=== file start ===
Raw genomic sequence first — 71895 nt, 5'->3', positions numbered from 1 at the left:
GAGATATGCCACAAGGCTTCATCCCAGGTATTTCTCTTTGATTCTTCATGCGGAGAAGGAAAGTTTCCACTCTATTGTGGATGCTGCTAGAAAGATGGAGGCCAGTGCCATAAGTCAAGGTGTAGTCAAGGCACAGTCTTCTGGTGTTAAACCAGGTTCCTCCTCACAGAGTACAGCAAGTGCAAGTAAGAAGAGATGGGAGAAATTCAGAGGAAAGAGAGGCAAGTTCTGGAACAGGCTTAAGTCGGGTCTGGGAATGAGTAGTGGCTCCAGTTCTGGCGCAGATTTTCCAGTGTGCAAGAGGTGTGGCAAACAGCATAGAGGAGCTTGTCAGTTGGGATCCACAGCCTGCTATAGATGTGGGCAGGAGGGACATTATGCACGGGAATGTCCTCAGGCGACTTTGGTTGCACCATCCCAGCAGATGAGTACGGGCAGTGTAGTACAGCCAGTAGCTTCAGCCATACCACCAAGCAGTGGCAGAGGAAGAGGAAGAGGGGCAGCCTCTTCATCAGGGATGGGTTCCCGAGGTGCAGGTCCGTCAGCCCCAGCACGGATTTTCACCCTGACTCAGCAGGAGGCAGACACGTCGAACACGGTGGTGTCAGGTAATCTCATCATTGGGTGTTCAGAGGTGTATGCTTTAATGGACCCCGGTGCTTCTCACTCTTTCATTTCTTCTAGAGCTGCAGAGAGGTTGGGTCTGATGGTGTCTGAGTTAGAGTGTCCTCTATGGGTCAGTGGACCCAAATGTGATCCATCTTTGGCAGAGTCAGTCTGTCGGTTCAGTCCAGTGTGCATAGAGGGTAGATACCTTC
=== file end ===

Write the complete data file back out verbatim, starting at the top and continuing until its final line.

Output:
Raw genomic sequence first — 71895 nt, 5'->3', positions numbered from 1 at the left:
GAGATATGCCACAAGGCTTCATCCCAGGTATTTCTCTTTGATTCTTCATGCGGAGAAGGAAAGTTTCCACTCTATTGTGGATGCTGCTAGAAAGATGGAGGCCAGTGCCATAAGTCAAGGTGTAGTCAAGGCACAGTCTTCTGGTGTTAAACCAGGTTCCTCCTCACAGAGTACAGCAAGTGCAAGTAAGAAGAGATGGGAGAAATTCAGAGGAAAGAGAGGCAAGTTCTGGAACAGGCTTAAGTCGGGTCTGGGAATGAGTAGTGGCTCCAGTTCTGGCGCAGATTTTCCAGTGTGCAAGAGGTGTGGCAAACAGCATAGAGGAGCTTGTCAGTTGGGATCCACAGCCTGCTATAGATGTGGGCAGGAGGGACATTATGCACGGGAATGTCCTCAGGCGACTTTGGTTGCACCATCCCAGCAGATGAGTACGGGCAGTGTAGTACAGCCAGTAGCTTCAGCCATACCACCAAGCAGTGGCAGAGGAAGAGGAAGAGGGGCAGCCTCTTCATCAGGGATGGGTTCCCGAGGTGCAGGTCCGTCAGCCCCAGCACGGATTTTCACCCTGACTCAGCAGGAGGCAGACACGTCGAACACGGTGGTGTCAGGTAATCTCATCATTGGGTGTTCAGAGGTGTATGCTTTAATGGACCCCGGTGCTTCTCACTCTTTCATTTCTTCTAGAGCTGCAGAGAGGTTGGGTCTGATGGTGTCTGAGTTAGAGTGTCCTCTATGGGTCAGTGGACCCAAATGTGATCCATCTTTGGCAGAGTCAGTCTGTCGGTTCAGTCCAGTGTGCATAGAGGGTAGATACCTTC